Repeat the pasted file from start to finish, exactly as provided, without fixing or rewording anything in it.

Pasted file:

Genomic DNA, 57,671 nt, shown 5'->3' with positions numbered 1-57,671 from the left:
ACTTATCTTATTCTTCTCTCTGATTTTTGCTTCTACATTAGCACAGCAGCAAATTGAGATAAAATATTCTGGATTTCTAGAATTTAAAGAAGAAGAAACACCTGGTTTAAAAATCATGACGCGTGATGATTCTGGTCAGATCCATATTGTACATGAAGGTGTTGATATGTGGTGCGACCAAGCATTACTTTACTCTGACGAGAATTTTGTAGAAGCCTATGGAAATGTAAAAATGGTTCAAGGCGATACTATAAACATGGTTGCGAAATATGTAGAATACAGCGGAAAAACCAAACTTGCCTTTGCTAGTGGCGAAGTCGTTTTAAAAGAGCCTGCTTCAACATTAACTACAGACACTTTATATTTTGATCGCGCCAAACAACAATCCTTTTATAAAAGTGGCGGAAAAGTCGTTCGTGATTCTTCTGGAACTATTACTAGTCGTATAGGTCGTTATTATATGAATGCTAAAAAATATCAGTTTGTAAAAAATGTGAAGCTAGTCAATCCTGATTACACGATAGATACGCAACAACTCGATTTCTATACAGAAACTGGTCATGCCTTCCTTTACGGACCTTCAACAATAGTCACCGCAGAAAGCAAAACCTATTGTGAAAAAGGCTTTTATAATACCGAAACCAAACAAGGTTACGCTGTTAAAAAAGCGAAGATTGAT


Genomic DNA, 57,671 nt, shown 5'->3' with positions numbered 1-57,671 from the left:
ACTTATCTTATTCTTCTCTCTGATTTTTGCTTCTACATTAGCACAGCAGCAAATTGAGATAAAATATTCTGGATTTCTAGAATTTAAAGAAGAAGAAACACCTGGTTTAAAAATCATGACGCGTGATGATTCTGGTCAGATCCATATTGTACATGAAGGTGTTGATATGTGGTGCGACCAAGCATTACTTTACTCTGACGAGAATTTTGTAGAAGCCTATGGAAATGTAAAAATGGTTCAAGGCGATACTATAAACATGGTTGCGAAATATGTAGAATACAGCGGAAAAACCAAACTTGCCTTTGCTAGTGGCGAAGTCGTTTTAAAAGAGCCTGCTTCAACATTAACTACAGACACTTTATATTTTGATCGCGCCAAACAACAATCCTTTTATAAAAGTGGCGGAAAAGTCGTTCGTGATTCTTCTGGAACTATTACTAGTCGTATAGGTCGTTATTATATGAATGCTAAAAAATATCAGTTTGTAAAAAATGTGAAGCTAGTCAATCCTGATTACACGATAGATACGCAACAACTCGATTTCTATACAGAAACTGGTCATGCCTTCCTTTACGGACCTTCAACAATAGTCACCGCAGAAAGCAAAACCTATTGTGAAAAAGGCTTTTATAATACCGAAACCAAACAAGGTTACGCTGTTAAAAAAGCGAAGATTGAT